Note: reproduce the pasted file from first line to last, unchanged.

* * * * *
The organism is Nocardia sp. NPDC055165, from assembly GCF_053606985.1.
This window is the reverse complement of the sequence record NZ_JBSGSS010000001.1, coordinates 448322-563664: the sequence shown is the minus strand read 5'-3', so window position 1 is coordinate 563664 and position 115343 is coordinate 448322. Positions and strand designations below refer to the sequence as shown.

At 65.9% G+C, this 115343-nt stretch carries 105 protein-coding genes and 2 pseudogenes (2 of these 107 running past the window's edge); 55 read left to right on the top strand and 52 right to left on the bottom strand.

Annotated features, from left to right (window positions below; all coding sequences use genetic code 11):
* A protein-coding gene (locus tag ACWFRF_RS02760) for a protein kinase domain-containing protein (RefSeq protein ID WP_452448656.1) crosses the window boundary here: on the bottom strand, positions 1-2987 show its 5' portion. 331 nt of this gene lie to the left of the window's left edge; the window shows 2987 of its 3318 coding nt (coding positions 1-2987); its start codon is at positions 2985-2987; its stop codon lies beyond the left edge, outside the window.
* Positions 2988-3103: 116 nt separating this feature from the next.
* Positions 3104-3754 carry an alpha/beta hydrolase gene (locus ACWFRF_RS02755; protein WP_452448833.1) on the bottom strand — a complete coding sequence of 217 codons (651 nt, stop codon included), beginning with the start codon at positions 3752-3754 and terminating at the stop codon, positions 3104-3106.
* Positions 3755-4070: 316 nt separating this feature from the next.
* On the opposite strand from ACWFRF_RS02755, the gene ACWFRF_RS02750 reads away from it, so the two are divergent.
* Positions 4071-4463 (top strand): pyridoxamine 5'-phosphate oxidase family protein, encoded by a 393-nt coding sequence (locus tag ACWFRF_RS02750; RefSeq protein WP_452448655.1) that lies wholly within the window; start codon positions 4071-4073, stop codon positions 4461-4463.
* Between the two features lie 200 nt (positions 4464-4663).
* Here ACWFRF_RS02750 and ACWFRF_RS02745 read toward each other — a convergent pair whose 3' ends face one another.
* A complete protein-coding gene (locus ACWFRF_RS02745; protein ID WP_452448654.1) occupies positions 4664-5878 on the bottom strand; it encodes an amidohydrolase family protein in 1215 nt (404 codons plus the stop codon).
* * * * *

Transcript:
The organism is Nocardia sp. NPDC055165, from assembly GCF_053606985.1.
This window is the reverse complement of the sequence record NZ_JBSGSS010000001.1, coordinates 448322-563664: the sequence shown is the minus strand read 5'-3', so window position 1 is coordinate 563664 and position 115343 is coordinate 448322. Positions and strand designations below refer to the sequence as shown.

At 65.9% G+C, this 115343-nt stretch carries 105 protein-coding genes and 2 pseudogenes (2 of these 107 running past the window's edge); 55 read left to right on the top strand and 52 right to left on the bottom strand.

Annotated features, from left to right (window positions below; all coding sequences use genetic code 11):
* A protein-coding gene (locus tag ACWFRF_RS02760) for a protein kinase domain-containing protein (RefSeq protein ID WP_452448656.1) crosses the window boundary here: on the bottom strand, positions 1-2987 show its 5' portion. 331 nt of this gene lie to the left of the window's left edge; the window shows 2987 of its 3318 coding nt (coding positions 1-2987); its start codon is at positions 2985-2987; its stop codon lies beyond the left edge, outside the window.
* Positions 2988-3103: 116 nt separating this feature from the next.
* Positions 3104-3754 carry an alpha/beta hydrolase gene (locus ACWFRF_RS02755; protein WP_452448833.1) on the bottom strand — a complete coding sequence of 217 codons (651 nt, stop codon included), beginning with the start codon at positions 3752-3754 and terminating at the stop codon, positions 3104-3106.
* Positions 3755-4070: 316 nt separating this feature from the next.
* On the opposite strand from ACWFRF_RS02755, the gene ACWFRF_RS02750 reads away from it, so the two are divergent.
* Positions 4071-4463 (top strand): pyridoxamine 5'-phosphate oxidase family protein, encoded by a 393-nt coding sequence (locus tag ACWFRF_RS02750; RefSeq protein WP_452448655.1) that lies wholly within the window; start codon positions 4071-4073, stop codon positions 4461-4463.
* Between the two features lie 200 nt (positions 4464-4663).
* Here ACWFRF_RS02750 and ACWFRF_RS02745 read toward each other — a convergent pair whose 3' ends face one another.
* A complete protein-coding gene (locus ACWFRF_RS02745; protein ID WP_452448654.1) occupies positions 4664-5878 on the bottom strand; it encodes an amidohydrolase family protein in 1215 nt (404 codons plus the stop codon).